Morals & Panics

Back in the middle of June, we had a lengthy discussion at Council about a couple of related topics: Naloxone and ambulances. It was an enlightening, frightening, and frustrating discussion; one that has humbled me as a person trying to understand issues enough to make intelligent and defensible decisions on issues that are literally life and death.

The two issues should really be dealt with separately, but are intertwined, so I will try to give some background and create the context for the discussions yet to come.

The province is in the middle of a public health emergency; so sayeth the Provincial Health Officer. Overdoses and overdose deaths have skyrocketed in the last few months, a direct result of a flooding of the illegal drug trade with powerful synthetic opioids, notably fentanyl. Provincially, overdose deaths are more than 2 per day, and some have projected up to 1,000 deaths in calendar year 2016. It is shocking, and something the community needs to react to.

Note: I am going to take a bit of a pass on what might be a lengthy lecture here on how we may have avoided much of the current Moral Panic approach caused by these shocking numbers if we had years ago started seriously investing in harm reduction, drug policy reform, and re-writing laws to make drug addiction a problem managed through a public health lens rather than a criminal justice one…

The Minister of Health has responded in part by issuing an unprecedented Ministerial Order giving firefighting first responders the legal authority to carry and administer Naloxone through intramuscular injection when they encounter a person suffering from an opioid overdose. I say unprecedented because it happened without full consultation of Health Authorities, with very little research backing the idea that this will be an effective public health measure, and without consulting with local governments for whom these firefighters work.

When this topic came to Council on June 13, we were provided with a comprehensive report by the Ambulance Paramedics of BC that outlines a number of concerns with this approach to managing what they agree is a significant public health issue. The report is 120 pages, and dense in spots, but here are my takeaway points from it (recognizing I am NOT a medical researcher, a paramedic, or a doctor, but am able to follow citations and assess the value of peer-reviewed research).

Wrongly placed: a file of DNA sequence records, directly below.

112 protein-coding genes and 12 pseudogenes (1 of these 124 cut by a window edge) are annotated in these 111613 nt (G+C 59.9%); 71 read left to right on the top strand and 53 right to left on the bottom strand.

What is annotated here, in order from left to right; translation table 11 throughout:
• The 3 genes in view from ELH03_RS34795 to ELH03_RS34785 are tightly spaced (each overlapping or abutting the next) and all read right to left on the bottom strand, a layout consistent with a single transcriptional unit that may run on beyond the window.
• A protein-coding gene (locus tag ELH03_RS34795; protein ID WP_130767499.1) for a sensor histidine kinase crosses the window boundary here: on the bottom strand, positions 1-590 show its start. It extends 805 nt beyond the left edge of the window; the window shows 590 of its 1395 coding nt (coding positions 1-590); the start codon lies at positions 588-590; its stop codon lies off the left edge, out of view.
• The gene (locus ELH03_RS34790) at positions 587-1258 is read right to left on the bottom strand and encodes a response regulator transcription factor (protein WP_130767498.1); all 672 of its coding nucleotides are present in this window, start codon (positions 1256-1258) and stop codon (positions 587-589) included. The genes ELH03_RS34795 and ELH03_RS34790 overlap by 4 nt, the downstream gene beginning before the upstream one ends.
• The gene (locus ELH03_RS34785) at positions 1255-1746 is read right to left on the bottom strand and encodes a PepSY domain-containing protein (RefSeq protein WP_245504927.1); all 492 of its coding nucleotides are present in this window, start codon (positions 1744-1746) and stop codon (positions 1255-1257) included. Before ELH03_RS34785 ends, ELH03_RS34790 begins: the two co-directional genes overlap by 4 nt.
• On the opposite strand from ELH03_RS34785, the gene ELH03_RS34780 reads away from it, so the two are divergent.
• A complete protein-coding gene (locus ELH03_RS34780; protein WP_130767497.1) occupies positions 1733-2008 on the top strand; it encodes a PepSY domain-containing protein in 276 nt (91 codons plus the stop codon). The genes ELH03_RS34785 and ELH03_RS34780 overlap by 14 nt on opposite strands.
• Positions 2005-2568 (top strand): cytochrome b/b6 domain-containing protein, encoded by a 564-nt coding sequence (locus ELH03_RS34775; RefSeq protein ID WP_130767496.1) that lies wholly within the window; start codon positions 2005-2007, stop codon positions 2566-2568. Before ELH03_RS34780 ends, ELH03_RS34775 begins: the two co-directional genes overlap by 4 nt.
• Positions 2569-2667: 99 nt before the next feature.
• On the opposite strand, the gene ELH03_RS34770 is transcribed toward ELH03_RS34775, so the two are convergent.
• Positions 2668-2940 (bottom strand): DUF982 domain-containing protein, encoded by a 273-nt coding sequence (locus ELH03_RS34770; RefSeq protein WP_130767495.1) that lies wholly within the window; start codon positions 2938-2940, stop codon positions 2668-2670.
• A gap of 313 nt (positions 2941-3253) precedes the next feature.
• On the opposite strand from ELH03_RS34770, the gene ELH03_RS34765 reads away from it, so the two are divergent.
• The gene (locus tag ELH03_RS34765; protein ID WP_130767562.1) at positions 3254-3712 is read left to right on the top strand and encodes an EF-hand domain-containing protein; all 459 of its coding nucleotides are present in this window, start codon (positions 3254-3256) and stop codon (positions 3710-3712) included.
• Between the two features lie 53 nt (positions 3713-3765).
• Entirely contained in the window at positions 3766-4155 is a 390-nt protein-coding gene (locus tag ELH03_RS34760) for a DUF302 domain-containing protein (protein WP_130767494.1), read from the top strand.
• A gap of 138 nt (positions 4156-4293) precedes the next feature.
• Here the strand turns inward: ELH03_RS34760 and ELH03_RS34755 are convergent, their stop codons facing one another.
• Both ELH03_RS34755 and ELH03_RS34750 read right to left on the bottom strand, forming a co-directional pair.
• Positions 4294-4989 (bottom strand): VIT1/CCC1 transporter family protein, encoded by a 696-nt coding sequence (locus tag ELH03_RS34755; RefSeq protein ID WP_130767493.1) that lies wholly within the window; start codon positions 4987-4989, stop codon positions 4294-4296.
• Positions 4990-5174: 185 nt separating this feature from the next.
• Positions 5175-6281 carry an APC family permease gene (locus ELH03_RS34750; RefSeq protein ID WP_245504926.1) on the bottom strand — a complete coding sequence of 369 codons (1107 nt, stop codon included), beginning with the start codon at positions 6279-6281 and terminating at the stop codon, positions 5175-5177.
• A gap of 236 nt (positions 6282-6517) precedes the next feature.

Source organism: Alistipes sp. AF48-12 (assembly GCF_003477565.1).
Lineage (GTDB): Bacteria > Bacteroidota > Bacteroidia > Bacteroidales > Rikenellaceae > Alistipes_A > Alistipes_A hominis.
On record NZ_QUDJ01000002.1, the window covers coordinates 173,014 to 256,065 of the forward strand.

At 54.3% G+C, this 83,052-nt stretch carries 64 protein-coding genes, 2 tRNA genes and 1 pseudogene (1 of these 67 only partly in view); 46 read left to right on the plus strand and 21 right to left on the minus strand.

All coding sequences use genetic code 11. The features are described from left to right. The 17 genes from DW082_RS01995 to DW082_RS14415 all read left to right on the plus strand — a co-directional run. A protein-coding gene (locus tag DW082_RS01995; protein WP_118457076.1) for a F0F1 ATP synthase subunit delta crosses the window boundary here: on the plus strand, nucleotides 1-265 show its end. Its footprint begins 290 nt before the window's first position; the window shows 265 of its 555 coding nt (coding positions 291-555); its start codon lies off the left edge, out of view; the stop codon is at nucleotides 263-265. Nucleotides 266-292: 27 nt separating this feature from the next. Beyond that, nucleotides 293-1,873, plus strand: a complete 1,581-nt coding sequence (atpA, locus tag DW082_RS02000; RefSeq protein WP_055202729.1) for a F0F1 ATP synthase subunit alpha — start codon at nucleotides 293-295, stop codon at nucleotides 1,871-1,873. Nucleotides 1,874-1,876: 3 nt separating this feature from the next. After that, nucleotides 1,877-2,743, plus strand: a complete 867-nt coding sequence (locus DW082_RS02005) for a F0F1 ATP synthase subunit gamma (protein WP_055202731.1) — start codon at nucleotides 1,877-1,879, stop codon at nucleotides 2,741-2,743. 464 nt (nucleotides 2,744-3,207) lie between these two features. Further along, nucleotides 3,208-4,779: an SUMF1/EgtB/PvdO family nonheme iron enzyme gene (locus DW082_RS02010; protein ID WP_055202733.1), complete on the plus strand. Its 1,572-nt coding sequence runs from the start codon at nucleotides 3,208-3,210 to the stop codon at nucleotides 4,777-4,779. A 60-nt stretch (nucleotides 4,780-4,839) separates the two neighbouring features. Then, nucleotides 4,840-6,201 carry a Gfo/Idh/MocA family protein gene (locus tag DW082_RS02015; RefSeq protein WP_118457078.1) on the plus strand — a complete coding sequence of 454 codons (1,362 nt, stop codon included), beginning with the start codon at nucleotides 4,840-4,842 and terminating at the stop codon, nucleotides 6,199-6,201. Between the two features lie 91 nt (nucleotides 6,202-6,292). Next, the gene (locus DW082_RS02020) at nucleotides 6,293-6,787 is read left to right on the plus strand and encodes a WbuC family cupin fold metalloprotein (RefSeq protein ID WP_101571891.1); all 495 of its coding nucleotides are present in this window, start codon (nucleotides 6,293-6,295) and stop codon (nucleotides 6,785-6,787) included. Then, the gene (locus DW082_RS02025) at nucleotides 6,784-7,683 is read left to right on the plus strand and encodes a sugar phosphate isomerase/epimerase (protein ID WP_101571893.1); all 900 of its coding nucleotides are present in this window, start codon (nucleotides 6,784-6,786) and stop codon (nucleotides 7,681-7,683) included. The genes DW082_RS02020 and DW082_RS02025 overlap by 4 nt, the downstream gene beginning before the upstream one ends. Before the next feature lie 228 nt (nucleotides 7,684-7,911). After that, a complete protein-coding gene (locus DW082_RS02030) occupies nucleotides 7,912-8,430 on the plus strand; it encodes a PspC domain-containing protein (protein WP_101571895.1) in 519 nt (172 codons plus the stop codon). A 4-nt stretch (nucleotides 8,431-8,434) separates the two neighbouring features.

Naloxone is far from a “Miracle Drug”. This isn’t Uma taking a cardiac needle through the sternum in Pulp Fiction then getting a lift home. There are significant risks to both the patient and the first responder related to its administration.

Naloxone is effective at temporarily blocking the respiratory depression effects of opioid narcotics like Fentanyl, however does not reverse the effects of other street drugs like meth, ecstasy, cocaine or alcohol. It does not work on many now-commonly-abused prescription drugs. If the victim was mixing a narcotic like heroin with a stimulant like cocaine, the results of Naloxone can be dangerous and unpredictable. This brings into the picture risks to the first responder. Risks related to managing needles around high-risk persons with an unpredictable reaction to the intervention.

Naloxone has its role in harm reduction, but there is simple no data to support the suggestion that providing first responders trained in airway management with intramuscular Naloxone results in improved outcomes for overdose victim.

When a person is suffering from respiratory depression, and the person responding to that medical emergency is properly trained, “[it is] evident from the literature on the administration of Nalaxone [that] ensuring airway patency and adequate ventilation is far more important… than the pharmacological response”.

This is quite different than the “Take Home Naloxone” intervention, where people with opioid addictions are given a naloxone kit in the hopes that family, friends, or other bystanders in their presence can use as a first intervention in the event of overdose. There is a demonstrated benefit to this, because the intervention is performed by lay people (those not trained to use the more effective airway management approach) and there is likely some resistance to calling for professional help in a street drug situation due to fear of police involvement and arrest.

So Naloxone is an intervention that has proved to be sometimes effective for untrained bystander, when the alternative is doing nothing. However the evidence reviewed in this report seem pretty unequivocal to a lay person like me: the best result when a professional first responder meets a person with respiratory depression presumed to be caused by an opioid overdose is airway management, respiration, and getting the victim to a hospital as soon as possible so a doctor can properly assess and treat.

This brings us to the second part of the story, which causes me to ask, rhetorically, why the hell is the collapse of our local ambulance service not front page news? Does no-one actually care about this?

The tables in the report we received from staff are stunning:

tableTo translate, our firefighters have responded to essentially the same number of calls annually from 2012 to 2015, and are generally the first responders on site. However in those 4 short years, Ambulance response in more than 15 minutes went from less than 1% of calls to almost 16% of calls. In more than half of those calls (8.6% total) the firefighters and victim were waiting more than 30 minutes for an ambulance to arrive at the scene.

How is this acceptable in 2016 in a modern country, in a Province “leading the Country in Economic Growth”? We are a City with a major trauma hospital, less than 15 square kilometres, I can ride my bicycle from RCH to any other point in the City in under 30 minutes- but a significant number of times (280 in 2015 – almost once per day!) a person in need could not get an ambulance in that time. That is shameful.